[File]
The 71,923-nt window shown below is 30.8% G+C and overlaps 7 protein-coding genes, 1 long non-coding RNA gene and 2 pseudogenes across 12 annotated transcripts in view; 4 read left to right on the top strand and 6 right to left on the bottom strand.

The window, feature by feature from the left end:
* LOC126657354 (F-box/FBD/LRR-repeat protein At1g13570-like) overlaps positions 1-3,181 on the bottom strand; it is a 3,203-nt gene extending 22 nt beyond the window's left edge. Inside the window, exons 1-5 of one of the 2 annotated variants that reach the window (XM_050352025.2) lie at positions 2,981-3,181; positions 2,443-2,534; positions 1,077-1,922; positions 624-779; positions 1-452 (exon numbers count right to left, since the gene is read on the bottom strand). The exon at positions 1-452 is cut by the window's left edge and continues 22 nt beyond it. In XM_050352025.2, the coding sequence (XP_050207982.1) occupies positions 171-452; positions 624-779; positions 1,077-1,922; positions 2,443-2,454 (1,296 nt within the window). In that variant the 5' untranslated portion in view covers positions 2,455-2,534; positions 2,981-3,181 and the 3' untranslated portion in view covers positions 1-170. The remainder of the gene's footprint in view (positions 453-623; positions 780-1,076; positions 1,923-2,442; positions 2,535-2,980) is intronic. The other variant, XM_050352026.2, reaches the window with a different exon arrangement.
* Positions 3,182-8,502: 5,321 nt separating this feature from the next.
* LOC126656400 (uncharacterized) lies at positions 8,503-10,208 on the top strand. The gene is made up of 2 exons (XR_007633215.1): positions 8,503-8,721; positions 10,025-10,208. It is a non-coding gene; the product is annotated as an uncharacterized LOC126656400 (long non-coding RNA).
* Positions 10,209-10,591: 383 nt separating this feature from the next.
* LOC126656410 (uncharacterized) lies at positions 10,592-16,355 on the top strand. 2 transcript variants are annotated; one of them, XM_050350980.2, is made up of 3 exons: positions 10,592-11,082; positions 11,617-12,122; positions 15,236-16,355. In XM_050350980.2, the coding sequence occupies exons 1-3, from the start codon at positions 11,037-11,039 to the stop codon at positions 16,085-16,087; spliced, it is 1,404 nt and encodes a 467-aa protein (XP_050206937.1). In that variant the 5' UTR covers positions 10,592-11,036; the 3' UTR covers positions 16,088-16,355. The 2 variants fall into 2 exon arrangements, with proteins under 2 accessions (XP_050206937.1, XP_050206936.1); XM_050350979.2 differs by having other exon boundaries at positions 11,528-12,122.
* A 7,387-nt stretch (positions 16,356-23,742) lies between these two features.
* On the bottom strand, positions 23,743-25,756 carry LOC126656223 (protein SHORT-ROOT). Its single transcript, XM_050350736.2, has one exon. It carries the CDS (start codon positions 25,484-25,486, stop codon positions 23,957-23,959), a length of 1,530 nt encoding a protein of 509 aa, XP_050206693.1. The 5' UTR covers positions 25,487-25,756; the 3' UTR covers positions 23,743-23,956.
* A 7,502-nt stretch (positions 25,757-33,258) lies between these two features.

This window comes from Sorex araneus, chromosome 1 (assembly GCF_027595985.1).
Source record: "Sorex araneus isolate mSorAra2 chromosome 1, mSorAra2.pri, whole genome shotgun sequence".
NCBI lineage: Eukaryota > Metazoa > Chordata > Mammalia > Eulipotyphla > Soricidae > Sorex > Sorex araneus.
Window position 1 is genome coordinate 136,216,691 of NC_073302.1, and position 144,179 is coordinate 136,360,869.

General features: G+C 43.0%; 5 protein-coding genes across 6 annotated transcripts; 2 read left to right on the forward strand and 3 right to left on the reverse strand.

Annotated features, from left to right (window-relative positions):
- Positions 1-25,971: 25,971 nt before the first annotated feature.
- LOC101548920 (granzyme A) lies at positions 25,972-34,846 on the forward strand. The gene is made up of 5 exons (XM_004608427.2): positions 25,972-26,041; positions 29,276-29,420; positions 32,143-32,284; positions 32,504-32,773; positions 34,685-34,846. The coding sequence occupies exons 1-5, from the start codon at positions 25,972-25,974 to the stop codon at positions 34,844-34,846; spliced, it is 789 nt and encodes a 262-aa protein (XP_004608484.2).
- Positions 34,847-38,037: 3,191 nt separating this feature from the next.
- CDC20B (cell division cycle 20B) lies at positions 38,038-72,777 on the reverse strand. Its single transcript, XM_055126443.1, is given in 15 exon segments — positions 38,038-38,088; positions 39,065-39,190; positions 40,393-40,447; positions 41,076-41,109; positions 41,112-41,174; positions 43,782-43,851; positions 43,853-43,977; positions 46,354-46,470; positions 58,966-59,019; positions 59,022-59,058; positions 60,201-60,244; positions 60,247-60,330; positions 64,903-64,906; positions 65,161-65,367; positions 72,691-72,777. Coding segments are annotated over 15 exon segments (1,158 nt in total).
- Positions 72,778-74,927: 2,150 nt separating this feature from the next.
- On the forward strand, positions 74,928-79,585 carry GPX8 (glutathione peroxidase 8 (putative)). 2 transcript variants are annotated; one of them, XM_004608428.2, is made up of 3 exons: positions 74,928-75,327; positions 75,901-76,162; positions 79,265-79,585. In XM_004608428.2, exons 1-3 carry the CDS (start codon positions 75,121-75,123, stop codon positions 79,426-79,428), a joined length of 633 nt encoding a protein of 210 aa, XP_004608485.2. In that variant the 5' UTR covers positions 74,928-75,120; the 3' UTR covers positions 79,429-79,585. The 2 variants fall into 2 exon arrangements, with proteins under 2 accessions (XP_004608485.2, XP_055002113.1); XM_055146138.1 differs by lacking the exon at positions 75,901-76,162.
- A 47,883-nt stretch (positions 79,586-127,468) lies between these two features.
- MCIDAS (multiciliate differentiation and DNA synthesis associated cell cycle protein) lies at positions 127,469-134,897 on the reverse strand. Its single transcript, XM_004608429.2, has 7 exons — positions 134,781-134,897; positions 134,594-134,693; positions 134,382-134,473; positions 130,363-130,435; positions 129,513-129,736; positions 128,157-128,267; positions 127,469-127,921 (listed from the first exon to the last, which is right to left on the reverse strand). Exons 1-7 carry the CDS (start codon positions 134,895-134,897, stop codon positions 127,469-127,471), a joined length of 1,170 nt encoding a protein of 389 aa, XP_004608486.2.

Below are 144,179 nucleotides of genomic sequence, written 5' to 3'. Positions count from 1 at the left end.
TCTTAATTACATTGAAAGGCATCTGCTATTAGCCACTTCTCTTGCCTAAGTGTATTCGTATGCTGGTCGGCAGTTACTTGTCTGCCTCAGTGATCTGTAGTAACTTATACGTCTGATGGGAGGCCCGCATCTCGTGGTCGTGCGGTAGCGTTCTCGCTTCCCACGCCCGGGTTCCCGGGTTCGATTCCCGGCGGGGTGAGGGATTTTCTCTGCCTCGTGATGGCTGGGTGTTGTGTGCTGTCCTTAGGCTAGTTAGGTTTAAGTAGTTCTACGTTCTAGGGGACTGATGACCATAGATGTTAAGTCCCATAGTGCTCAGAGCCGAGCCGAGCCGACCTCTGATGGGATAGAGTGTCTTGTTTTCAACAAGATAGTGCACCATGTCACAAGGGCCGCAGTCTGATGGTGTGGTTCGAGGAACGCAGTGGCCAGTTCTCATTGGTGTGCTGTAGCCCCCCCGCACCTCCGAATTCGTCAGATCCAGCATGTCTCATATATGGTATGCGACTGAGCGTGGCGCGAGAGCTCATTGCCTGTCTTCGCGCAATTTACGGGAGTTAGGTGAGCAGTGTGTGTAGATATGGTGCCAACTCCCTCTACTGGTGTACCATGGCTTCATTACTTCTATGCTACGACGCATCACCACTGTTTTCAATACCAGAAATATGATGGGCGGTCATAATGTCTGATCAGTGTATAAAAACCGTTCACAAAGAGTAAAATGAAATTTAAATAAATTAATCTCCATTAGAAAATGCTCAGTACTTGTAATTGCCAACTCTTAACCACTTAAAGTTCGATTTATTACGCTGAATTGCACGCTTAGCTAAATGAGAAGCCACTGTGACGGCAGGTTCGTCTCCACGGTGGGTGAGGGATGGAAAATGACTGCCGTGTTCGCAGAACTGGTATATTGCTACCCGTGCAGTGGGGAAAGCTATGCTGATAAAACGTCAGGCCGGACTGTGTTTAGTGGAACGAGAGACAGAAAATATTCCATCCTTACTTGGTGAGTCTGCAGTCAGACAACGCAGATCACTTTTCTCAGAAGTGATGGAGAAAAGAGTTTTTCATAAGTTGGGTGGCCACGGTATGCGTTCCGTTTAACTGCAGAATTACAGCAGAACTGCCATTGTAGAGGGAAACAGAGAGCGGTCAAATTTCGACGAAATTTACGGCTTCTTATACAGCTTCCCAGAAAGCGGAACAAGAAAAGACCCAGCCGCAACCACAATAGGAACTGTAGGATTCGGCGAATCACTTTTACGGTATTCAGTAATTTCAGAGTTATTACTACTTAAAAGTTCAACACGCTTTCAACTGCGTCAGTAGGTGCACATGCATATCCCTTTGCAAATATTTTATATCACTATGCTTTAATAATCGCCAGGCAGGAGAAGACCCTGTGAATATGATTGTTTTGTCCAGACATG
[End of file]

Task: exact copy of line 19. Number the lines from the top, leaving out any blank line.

- Positions 34,847-38,037: 3,191 nt separating this feature from the next.